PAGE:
The Movement of People, Through Time and Through Dance

PhotoWallMusic, dancing and learning about history blended on March 27 inside the Telling New Mexico exhibit. The History Museum and New Mexico School for the Arts Dance Department developed “The Borders Project Workshop” as part of the museum’s Routes and Roots program. René Harris collaborated with Adam McKinney, Dance Department chair, and teachers Micaela Gardner and Sarah Ashkin, to devise a means for turning thought into action. Students exploredquestions related to the themes of immigration and the movement of peoples, then used movement and dance to help process that information.

The school’s 9th–12th grade students started in the museum classroom to ponder what it means to be a New Mexican, how boundaries or borders are created, and who draws the lines. They then moved into the exhibit to create dance steps in response to prompts related to borders, immigration, identity and homeland in four areas of the gallery. They reconvened in the classroom to discuss how “dancing the exhibit” helped the illuminate the questions that were posed and showed their respective compositions. A short video will be produced to document the experience.

Map“This collaboration is a fresh and creative way to approach exhibit interpretation in a history museum,” said René Harris, collections and education programs manager. “Students have a chance to develop skills in collaboration, improvisation and self-expression. I appreciate the commitment of NMSA’s staff to develop this project with us.”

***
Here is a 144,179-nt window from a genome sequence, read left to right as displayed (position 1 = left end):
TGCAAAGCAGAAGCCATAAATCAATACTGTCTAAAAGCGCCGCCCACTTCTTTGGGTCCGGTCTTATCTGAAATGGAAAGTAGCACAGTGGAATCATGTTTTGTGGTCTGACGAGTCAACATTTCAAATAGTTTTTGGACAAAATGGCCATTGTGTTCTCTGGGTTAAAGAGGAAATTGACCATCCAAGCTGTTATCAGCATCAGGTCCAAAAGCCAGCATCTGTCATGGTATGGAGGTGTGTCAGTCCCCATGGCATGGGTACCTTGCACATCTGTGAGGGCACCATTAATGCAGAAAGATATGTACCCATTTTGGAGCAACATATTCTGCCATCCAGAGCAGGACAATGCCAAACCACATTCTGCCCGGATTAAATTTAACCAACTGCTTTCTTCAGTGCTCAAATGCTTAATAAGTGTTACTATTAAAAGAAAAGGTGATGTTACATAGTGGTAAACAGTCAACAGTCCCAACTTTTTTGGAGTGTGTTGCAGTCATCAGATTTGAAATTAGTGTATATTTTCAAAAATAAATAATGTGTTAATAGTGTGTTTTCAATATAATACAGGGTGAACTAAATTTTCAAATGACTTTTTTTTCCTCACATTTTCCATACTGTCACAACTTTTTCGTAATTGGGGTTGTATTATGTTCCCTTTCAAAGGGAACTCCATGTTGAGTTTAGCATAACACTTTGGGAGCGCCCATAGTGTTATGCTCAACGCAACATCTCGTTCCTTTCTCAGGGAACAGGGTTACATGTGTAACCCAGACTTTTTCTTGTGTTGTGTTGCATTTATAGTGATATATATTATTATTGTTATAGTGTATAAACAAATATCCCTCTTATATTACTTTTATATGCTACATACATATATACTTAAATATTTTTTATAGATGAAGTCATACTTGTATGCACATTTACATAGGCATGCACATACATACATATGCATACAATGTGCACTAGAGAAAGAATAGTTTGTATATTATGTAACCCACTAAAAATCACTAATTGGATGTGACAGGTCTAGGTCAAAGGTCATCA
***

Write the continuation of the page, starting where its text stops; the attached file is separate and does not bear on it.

McKinney said the program “puts Santa Fe on the map of a national conversation about the ways that dance groups and museums can work together to inform audiences about our rich regional and national cultural histories.”

“It has been a wonderful venture to approach learning in the exhibits in innovative ways,” he said. “Placing students at the center of learning, our hope is that this is the first of many collaborations between New Mexico School for the Arts and New Mexico History Museum.”

Routes and Roots was developed as part of a series of National Dialogues on Immigration affiliated with the International Coalition of Sites of Conscience, which funded this program. The coalition is a worldwide network of museums, historic sites and initiatives commemorating struggles for justice of human rights.